Monday, October 5, 2009

The Ocean of Divine Mercy starts to Flow

During his storytelling, Rumi has the welcome habit of providing you with additional insight using what we would in modern times, possibly call a sidebar: a small divergence from the main story to explain a principle that is to be encountered now within the story.

This insight is very helpful in understanding some of the profound concepts on which he is giving us practical guidance.

In the King and the Maiden, when the King reverts to deep and desperate prayer to save his beloved from sickness that none of his renowned physicians have been able to cure. He hastens to prostrate and pray, to sing praises of divine gratitude and glory, to beseech the Lord for guidance and relief; he gets a response when "the ocean of self is drowned in the Self" as Rumi puts it aptly; "then the ocean of mercy starts to flow".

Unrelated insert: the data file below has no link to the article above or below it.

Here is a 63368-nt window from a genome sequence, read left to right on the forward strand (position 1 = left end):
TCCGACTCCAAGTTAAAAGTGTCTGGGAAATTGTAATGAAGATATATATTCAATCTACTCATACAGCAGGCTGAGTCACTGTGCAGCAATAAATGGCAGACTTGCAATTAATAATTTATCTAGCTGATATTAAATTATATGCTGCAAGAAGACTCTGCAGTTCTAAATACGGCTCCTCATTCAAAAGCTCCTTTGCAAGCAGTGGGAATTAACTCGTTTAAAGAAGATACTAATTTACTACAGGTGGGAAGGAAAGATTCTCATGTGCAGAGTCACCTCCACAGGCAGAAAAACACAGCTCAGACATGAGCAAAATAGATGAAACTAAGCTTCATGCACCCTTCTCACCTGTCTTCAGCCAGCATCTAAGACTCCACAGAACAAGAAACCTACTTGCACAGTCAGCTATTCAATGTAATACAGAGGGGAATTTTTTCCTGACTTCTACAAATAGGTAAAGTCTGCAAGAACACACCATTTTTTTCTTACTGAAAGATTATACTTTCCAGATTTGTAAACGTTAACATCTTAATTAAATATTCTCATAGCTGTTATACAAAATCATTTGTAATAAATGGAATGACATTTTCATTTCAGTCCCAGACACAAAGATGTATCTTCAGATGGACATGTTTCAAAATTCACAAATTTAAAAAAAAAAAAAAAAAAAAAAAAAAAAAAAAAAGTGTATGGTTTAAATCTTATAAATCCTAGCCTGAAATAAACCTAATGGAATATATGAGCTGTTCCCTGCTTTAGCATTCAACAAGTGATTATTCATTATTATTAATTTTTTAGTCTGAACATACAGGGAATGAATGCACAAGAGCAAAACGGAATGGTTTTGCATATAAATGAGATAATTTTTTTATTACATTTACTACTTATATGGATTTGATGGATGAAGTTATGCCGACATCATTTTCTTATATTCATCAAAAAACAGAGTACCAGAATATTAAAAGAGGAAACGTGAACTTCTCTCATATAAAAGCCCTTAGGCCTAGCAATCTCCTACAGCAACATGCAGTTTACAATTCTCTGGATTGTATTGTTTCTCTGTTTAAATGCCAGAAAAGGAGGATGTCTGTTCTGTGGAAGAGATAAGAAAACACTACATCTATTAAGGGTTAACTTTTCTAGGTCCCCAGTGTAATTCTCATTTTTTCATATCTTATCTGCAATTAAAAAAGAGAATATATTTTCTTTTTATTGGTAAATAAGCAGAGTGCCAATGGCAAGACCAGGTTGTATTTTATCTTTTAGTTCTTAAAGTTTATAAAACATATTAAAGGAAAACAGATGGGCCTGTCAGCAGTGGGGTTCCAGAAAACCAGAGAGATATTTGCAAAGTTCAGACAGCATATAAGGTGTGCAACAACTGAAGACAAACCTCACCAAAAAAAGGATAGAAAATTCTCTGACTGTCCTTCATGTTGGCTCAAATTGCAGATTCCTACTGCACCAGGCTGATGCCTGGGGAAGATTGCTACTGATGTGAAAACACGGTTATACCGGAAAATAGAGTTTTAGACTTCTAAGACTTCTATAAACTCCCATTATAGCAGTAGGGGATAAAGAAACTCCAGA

Falling asleep, he dreams of a physician, divinely sent to guide and to cure his ailing beloved. The next morning he gets up and sees someone faintly visible in the horizon, knowing, as was told to him in his dream that this indeed is sent by the Lord, a potent healer of mind and body.

And then Rumi breaks out in a sidebar.... talking of the faint Idea, the "Khial"; the thought...

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